A short-story. (No illustrations, Sims or otherwise)
A short-story. (No illustrations, Sims or otherwise)
Harokar: I’m not asking you any… any details, but I need to know honestly – what you told them.
Favin: I said we’re knights of the Order. And I told them our last location – where we were before where we were when …
Har: Ah, I see. It’s all right.
Fav: I never thought you’d come for me. Not that you’d let me down – I thought it was impossible.
Har: It would have been but for Nerena. And I’ll tell you straight away, she hasn’t returned and most likely won’t.
Marsol: I brought your spare clothes.
Mar: You alright?
Mar: Is it about Nerena?
Mar: Did you really allow her to come with us in disguise?
Fav: (tries to say “yes”, but it turns into a sob)
Mar: Why didn’t you tell me?
Fav: It was a stupid and selfish thing to do. And you’d have told me so.
Favin: Val, I should have said this earlier. But when – I thought… I knew… I wouldn’t live to… tell you… The Lord gave me another chance. And at what a prize. I’m so sorry. I just need you to know. I love you as woman and as a friend and as a human and as a soul.
Valea: Are you… serious?
Fav: I’m so sorry, never wanted to scare you.
Val: You couldn’t possibly scare me any worse than you did those past few days.
Fav (whispering): Do it.
Greio: Harokar says you wanted to see me?
Fav: I’m sorry. About Ner…
Gre: Don’t. Just don’t.
Gre: Can I go?
Fav: Greio – I know you think you owe me your life. Stop that. We’re even. I owe you one, too.
Gre: You see, Kaana, this whole concept of debt, it doesn’t work. I know, shouldn’t be mad at Favin – it wasn’t his fault really. But I couldn’t bring myself to forgive him. I was glad when he was sent home to try and recover enough to be of any use again. I’m still glad I don’t have to see him – or his wife for that matter.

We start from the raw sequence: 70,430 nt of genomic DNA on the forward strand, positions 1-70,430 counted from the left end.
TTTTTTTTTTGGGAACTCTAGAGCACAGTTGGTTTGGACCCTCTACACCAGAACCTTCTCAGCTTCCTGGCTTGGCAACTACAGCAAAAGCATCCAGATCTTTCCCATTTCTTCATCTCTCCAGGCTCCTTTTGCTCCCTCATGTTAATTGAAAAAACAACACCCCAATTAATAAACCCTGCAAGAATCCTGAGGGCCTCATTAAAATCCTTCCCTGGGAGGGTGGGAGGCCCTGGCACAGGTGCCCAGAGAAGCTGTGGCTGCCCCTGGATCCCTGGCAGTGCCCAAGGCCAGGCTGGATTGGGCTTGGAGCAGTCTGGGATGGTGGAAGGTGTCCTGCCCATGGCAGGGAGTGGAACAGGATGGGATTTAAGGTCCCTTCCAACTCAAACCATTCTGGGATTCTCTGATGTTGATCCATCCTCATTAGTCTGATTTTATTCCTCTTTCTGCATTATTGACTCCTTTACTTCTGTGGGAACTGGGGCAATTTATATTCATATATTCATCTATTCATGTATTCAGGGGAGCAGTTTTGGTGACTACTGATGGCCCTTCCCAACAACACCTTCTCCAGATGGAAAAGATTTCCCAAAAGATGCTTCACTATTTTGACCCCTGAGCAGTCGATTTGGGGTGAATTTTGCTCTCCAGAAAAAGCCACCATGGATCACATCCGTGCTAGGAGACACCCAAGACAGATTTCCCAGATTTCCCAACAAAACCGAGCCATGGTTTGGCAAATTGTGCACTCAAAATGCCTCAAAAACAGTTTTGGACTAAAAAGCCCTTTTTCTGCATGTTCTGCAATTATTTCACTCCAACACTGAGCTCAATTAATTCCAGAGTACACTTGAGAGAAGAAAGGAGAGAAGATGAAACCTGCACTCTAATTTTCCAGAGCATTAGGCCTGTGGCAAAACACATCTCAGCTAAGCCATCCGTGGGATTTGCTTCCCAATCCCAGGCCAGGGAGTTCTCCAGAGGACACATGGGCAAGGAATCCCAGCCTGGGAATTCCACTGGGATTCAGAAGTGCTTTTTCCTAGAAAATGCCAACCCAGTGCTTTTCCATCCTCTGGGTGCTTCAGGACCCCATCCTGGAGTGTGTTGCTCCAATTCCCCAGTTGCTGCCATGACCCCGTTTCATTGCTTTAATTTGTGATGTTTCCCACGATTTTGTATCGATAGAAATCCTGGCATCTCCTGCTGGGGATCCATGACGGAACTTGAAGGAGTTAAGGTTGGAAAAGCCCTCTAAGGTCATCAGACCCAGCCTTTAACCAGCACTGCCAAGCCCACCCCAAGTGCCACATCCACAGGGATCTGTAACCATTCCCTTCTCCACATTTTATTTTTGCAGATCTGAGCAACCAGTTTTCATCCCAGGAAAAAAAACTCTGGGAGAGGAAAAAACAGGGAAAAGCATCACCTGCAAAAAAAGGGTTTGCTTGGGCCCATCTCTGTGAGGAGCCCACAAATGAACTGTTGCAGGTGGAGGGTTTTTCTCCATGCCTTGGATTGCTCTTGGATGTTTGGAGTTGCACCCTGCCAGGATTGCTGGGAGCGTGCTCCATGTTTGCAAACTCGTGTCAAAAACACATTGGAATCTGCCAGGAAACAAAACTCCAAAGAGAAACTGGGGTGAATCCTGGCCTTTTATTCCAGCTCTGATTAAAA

Gre: And this is my story. Do you still want to be part of it?
Ka: But I already am.
The plan had been to ride away in all directions, and later reassemble at several fortified places of the Order. By the time I could think of going back, I had no idea where I was. It took me most of the night to find the route my group had been supposed to take.
When I finally arrived at the fortress, I tried to find someone to report to. Harokar had just gone to check on Favin, and some idiot thought it a smart idea to send me after him.
The only indication that Favin was still alive was that they’d have folded his hands, had he been dead.
“Can I speak to him?”
“If you want to…” The fact that Val barely comprehended the question should have been a warning sign.
For a moment I felt sure Harokar would yell at her, but then he only sighed and said: “You’d better bring your interpreter round. Dealing with you unaided is beyond me.”
“Hey Fav. Don’t even think of dropping off now. It’s been a hell of a mess to get you back.”